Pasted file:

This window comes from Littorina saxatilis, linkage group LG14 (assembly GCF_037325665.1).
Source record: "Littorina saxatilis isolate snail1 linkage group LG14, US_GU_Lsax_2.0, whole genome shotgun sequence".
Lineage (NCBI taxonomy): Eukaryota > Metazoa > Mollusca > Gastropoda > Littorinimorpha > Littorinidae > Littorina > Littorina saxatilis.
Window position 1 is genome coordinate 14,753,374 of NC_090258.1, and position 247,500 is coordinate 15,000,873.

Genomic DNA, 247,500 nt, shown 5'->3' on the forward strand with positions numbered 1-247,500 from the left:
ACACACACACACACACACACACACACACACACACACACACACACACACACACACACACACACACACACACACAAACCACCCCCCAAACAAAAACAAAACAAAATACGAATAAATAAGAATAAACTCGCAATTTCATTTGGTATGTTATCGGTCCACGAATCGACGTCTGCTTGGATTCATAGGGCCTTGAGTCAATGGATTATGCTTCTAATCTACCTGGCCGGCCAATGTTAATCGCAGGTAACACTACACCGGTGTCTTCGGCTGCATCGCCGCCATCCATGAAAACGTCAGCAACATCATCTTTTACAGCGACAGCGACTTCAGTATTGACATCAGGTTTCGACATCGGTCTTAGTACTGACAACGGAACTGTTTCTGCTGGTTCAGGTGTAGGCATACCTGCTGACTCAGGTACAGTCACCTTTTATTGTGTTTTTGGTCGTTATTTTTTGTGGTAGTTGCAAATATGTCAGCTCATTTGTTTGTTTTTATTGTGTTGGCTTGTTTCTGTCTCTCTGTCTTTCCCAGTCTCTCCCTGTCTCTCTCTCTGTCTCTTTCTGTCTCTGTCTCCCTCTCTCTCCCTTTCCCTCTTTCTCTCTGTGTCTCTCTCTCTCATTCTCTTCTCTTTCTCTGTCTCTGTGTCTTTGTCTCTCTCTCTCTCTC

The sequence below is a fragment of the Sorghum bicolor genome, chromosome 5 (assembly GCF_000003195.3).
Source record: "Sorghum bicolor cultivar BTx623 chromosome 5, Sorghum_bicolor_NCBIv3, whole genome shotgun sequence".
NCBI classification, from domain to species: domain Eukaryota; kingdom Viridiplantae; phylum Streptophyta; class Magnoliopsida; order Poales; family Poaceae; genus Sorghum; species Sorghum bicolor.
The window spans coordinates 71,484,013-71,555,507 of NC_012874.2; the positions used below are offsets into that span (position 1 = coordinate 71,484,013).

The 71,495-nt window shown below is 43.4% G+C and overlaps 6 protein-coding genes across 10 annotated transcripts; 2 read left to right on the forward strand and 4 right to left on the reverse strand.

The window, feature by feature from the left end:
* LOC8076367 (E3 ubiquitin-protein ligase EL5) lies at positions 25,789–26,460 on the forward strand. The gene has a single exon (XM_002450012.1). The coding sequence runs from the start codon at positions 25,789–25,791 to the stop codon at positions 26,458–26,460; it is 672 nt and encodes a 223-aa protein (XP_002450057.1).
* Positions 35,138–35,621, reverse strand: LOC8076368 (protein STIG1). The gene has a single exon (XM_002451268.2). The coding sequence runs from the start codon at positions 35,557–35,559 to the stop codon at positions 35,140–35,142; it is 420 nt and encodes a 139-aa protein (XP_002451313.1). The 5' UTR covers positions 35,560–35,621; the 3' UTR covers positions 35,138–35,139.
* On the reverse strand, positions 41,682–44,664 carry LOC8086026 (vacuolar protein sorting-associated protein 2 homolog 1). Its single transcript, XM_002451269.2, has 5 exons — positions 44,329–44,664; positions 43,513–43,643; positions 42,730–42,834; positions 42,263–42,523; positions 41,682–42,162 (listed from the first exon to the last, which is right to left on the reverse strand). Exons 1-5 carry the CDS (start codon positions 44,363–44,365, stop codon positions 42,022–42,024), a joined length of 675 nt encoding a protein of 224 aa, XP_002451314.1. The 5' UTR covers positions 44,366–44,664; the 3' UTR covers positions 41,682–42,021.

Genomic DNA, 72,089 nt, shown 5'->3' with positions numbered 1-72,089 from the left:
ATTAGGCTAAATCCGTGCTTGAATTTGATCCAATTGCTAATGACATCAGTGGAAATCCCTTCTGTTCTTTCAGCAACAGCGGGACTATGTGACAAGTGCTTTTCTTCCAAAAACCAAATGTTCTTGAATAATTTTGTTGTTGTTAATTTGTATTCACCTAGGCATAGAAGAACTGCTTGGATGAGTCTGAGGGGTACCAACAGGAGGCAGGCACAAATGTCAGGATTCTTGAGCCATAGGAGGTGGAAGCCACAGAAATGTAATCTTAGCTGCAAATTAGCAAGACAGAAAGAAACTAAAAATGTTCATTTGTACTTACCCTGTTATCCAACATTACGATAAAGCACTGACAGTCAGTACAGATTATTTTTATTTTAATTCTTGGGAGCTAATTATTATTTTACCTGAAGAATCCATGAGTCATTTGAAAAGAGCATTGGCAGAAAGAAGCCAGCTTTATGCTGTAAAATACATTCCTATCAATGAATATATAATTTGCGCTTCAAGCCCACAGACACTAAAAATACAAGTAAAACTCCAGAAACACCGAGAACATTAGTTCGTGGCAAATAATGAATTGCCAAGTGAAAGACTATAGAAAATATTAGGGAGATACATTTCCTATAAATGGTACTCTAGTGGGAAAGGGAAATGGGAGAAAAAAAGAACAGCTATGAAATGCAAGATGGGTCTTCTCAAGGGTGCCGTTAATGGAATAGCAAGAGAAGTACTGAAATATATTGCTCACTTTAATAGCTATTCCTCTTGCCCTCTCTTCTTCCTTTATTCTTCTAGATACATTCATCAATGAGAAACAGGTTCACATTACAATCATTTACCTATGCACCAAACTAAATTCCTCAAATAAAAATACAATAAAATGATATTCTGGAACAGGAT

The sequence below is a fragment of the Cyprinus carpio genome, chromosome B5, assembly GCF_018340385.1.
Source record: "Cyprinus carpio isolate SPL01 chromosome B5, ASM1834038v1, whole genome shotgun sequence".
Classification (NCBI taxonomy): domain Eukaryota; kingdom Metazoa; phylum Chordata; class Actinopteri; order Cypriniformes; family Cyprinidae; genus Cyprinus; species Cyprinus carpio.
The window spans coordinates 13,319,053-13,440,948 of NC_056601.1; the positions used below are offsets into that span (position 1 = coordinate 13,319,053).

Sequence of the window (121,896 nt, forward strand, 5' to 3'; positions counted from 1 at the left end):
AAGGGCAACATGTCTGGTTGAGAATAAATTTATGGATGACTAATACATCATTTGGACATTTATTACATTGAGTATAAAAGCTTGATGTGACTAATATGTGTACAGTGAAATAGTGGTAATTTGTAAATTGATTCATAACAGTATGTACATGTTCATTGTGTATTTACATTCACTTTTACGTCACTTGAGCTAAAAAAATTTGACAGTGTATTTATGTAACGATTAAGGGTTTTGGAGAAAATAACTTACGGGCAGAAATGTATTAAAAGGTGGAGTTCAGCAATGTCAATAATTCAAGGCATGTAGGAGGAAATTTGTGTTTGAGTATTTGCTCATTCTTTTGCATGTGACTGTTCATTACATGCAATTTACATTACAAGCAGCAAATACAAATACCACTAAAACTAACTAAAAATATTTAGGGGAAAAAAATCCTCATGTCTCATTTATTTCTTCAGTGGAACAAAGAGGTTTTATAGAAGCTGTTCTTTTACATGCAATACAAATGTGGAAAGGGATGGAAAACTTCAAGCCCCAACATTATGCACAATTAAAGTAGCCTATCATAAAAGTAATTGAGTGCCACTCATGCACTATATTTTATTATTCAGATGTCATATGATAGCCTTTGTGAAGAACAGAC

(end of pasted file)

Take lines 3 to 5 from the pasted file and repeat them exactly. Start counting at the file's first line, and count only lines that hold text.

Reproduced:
Lineage (NCBI taxonomy): Eukaryota > Metazoa > Mollusca > Gastropoda > Littorinimorpha > Littorinidae > Littorina > Littorina saxatilis.
Window position 1 is genome coordinate 14,753,374 of NC_090258.1, and position 247,500 is coordinate 15,000,873.

Genomic DNA, 247,500 nt, shown 5'->3' on the forward strand with positions numbered 1-247,500 from the left: